Pinckney's maternal family, the Stevensons, has many generations of pastors in the African Methodist Episcopal Church (AMEC). His maternal great-grandfather, Reverend Lorenzo Stevenson, brought a lawsuit against the state's Democratic Party to end unintegrated primaries. During the Civil Rights Movement, Pinckney's maternal uncle, Reverend Levern Stevenson, worked with the National Association for the Advancement of Colored People (NAACP) to desegregate school buses, and sued South Carolina Governor John C. West to create single-member districts to help elect more blacks into the South Carolina General Assembly.
Pinckney's paternal family are based in the Beaufort, South Carolina area and may be descendants of slaves owned by Charles Cotesworth Pinckney, who was instrumental in framing the United States Constitution and was part of the Middleton-Rutledge-Pinckney family, a family that included many politicians. The Pinckney Island National Wildlife Refuge is where the plantation was located.
Pinckney went to Jasper County High School, where he was elected class president for two years. He graduated with a Bachelor of Arts degree from Allen University in 1995 and went on to obtain a Master of Public Administration degree from the University of South Carolina in 1999. He then received a Master of Divinity degree from Lutheran Theological Southern Seminary. Pinckney was a student at Wesley Theological Seminary pursuing a Doctor of Ministry (D.Min.) degree at the time of his death.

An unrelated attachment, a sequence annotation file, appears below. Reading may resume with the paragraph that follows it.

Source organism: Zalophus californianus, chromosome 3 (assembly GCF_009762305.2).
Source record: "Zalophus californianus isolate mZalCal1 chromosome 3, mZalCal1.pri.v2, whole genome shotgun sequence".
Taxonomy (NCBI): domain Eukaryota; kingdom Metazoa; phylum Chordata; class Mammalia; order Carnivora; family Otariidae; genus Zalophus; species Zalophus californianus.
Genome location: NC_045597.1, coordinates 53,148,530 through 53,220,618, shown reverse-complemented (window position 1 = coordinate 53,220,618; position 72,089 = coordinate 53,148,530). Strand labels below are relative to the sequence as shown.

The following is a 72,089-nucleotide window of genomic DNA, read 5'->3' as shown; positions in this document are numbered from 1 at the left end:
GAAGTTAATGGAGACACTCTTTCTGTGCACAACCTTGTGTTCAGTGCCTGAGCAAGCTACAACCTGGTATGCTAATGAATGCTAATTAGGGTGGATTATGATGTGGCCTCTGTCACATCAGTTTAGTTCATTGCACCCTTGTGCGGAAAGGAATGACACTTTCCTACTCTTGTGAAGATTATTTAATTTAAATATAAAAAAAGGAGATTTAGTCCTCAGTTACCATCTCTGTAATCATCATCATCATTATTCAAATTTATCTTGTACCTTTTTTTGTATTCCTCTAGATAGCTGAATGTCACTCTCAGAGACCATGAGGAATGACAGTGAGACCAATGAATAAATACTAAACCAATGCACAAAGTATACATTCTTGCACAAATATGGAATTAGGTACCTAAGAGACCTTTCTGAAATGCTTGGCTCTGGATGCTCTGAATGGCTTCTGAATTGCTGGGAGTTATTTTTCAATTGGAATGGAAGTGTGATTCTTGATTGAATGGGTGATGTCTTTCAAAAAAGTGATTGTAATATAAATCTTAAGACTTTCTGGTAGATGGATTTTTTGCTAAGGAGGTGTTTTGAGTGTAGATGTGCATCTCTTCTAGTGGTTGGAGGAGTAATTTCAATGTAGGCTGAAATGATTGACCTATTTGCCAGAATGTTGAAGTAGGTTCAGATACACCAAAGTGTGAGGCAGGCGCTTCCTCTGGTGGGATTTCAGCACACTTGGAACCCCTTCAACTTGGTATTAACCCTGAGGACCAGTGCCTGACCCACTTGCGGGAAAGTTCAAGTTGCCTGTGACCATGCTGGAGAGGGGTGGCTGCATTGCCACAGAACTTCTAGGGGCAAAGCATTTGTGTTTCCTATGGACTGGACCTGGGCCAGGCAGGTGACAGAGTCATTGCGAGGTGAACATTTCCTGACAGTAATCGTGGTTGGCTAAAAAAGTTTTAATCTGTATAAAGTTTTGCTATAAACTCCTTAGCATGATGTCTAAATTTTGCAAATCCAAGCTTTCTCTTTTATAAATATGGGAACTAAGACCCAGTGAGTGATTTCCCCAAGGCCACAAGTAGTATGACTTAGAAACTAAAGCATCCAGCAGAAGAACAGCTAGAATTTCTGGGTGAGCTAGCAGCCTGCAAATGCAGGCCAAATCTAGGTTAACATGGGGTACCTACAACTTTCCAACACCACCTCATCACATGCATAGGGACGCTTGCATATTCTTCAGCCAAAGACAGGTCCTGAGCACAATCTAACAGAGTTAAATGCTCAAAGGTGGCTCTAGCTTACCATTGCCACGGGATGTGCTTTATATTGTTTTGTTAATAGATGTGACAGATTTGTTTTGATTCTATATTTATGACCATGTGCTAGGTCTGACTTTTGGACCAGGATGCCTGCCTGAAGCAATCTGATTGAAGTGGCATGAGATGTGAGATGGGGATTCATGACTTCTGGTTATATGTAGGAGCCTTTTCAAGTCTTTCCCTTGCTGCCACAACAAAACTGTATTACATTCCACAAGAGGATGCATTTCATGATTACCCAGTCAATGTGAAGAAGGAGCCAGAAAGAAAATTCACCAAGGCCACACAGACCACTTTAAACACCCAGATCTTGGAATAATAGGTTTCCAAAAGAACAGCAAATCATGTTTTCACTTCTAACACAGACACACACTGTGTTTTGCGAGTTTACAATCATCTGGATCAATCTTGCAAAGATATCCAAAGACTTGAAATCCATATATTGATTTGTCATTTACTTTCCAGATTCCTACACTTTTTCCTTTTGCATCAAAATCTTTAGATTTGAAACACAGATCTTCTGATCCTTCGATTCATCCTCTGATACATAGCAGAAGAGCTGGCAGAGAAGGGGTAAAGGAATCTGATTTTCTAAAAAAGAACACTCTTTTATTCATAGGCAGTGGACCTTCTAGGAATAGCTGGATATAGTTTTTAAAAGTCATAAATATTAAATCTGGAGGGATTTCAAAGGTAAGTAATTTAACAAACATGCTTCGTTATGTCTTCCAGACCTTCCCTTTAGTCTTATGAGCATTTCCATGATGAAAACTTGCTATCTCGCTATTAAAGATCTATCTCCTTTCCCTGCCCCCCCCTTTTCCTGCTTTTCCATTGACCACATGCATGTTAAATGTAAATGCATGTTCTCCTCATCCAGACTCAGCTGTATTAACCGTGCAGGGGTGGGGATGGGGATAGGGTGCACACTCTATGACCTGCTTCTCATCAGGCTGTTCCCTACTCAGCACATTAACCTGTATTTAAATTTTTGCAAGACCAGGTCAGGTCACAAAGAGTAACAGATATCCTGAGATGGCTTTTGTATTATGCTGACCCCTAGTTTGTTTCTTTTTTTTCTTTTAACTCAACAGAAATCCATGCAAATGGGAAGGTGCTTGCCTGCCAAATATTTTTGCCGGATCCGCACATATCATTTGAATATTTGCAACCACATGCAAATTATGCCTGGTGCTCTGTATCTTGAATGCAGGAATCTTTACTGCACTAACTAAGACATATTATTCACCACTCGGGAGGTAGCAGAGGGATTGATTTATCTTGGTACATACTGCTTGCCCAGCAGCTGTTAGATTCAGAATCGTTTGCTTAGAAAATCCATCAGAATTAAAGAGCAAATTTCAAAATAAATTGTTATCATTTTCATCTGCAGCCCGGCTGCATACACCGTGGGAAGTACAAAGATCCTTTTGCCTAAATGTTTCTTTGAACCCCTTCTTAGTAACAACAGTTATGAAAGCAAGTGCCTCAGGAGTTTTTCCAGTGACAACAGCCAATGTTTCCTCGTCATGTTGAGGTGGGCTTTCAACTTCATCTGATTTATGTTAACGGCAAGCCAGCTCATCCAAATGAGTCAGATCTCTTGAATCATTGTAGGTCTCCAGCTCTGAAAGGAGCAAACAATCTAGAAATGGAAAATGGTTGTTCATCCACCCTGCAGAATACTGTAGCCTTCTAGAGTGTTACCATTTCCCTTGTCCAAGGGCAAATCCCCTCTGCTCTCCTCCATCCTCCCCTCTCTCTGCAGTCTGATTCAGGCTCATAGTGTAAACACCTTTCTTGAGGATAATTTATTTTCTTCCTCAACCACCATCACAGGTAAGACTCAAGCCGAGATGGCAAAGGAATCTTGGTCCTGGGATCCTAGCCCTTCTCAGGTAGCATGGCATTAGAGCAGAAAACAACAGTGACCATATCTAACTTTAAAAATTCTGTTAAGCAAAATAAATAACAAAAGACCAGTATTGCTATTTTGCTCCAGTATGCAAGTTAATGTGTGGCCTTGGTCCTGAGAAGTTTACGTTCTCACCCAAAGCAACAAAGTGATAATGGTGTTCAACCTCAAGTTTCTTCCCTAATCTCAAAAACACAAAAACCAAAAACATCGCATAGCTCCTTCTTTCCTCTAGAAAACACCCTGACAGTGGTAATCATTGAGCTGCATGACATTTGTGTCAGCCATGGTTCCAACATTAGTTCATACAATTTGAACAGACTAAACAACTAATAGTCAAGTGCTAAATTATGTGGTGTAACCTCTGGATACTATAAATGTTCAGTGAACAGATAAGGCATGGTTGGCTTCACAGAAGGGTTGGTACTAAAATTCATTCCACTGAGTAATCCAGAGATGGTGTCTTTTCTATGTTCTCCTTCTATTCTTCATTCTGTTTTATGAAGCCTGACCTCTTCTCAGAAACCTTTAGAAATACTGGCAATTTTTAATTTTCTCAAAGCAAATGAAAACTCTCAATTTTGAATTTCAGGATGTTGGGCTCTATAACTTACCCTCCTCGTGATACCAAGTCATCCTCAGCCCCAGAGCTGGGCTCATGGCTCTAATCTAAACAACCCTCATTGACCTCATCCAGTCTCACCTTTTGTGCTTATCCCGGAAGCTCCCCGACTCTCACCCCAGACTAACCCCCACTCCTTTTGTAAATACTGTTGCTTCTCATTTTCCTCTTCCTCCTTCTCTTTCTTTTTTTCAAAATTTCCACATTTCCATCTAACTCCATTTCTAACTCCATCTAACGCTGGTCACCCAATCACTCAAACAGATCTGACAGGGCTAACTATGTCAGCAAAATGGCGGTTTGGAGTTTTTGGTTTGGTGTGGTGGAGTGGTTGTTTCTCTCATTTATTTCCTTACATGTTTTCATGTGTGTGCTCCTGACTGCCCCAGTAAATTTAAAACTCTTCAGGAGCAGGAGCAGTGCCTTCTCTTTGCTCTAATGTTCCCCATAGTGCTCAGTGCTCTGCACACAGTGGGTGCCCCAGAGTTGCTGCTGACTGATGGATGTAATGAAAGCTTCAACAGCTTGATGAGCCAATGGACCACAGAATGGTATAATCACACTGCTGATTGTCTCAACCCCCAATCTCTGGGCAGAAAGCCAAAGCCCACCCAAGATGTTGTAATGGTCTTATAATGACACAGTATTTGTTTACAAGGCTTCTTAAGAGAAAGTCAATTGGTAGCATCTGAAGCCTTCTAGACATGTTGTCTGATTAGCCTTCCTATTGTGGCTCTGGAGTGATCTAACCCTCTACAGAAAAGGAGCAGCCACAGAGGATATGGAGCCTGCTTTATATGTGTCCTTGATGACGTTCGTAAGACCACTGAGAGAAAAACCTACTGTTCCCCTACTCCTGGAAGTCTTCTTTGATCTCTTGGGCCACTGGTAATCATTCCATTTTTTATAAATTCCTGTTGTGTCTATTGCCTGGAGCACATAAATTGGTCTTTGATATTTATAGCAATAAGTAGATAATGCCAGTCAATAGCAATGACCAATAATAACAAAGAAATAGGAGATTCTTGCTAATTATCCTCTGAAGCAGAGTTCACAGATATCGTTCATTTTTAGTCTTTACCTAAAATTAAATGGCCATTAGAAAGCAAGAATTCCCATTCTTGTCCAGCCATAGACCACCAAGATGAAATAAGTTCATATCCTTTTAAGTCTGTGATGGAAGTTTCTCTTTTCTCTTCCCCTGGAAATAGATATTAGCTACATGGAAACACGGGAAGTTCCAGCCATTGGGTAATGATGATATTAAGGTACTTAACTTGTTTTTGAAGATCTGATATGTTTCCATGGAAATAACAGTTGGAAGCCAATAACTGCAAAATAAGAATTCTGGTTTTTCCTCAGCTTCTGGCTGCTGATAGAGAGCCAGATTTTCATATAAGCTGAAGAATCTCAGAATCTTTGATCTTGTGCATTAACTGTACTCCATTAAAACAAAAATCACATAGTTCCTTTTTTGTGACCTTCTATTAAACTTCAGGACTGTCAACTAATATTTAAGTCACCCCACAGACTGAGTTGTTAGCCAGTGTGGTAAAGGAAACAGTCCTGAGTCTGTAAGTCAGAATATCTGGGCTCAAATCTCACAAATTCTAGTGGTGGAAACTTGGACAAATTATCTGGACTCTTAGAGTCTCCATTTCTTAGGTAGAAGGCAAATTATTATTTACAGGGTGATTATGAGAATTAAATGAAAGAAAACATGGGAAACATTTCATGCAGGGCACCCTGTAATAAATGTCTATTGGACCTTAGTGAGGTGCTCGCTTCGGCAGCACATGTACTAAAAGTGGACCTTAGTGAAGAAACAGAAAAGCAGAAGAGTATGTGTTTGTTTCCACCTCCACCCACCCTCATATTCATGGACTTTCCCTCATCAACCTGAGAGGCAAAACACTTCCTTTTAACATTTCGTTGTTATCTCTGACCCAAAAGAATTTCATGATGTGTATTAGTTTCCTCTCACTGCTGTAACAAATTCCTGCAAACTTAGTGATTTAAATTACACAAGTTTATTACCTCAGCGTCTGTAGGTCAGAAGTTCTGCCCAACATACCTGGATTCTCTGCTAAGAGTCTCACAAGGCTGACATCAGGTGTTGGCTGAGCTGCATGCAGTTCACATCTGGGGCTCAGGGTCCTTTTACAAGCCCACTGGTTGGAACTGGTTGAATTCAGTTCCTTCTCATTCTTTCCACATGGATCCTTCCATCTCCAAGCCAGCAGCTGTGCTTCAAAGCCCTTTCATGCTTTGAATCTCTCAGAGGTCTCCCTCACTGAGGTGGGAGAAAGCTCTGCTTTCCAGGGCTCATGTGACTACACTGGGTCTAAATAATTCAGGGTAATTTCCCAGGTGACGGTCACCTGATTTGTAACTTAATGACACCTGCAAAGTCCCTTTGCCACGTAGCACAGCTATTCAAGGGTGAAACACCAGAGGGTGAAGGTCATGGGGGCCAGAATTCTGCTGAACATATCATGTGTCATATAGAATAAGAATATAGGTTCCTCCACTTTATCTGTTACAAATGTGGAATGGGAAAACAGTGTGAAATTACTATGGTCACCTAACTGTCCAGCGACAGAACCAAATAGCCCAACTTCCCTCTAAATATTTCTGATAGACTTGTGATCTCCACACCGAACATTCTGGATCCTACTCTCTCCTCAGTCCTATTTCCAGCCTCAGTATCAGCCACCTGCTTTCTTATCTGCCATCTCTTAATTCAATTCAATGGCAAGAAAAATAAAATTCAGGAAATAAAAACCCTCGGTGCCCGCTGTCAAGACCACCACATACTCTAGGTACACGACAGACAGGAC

Pinckney preached in Beaufort, Charleston, and Columbia. He became pastor of Emanuel A.M.E. Church in Charleston, South Carolina, in 2010. As part of his work, Pinckney oversaw 17 churches in the area.
In his leadership position at Mother Emanuel, Pinckney followed in the footsteps of Reverend Richard H. Cain and other AME church leaders, continuing a tradition of religious leaders serving in political positions with a focus on political activism in service to his community. Pinckney said he felt a deep connection between serving his community in politics in complement to his ministry work. Historian Henry Louis Gates, Jr. featured Pinckney in interviews for his award-winning PBS series The African Americans: Many Rivers to Cross.
Pinckney was first elected to the South Carolina General Assembly in 1996 at the age of 23, becoming the youngest African American elected as a South Carolina state legislator. He served in the South Carolina House of Representatives until being elected to the South Carolina Senate in 2000. Pinckney was a Democrat and was a member of the South Carolina Legislative Black Caucus. Pinckney represented Allendale, Beaufort, Charleston, Colleton, Hampton, and Jasper Counties in South Carolina. At the time of his death, he was on the following Committees: Banking and Insurance, Corrections and Penology, Education, Finance, and Medical Affairs.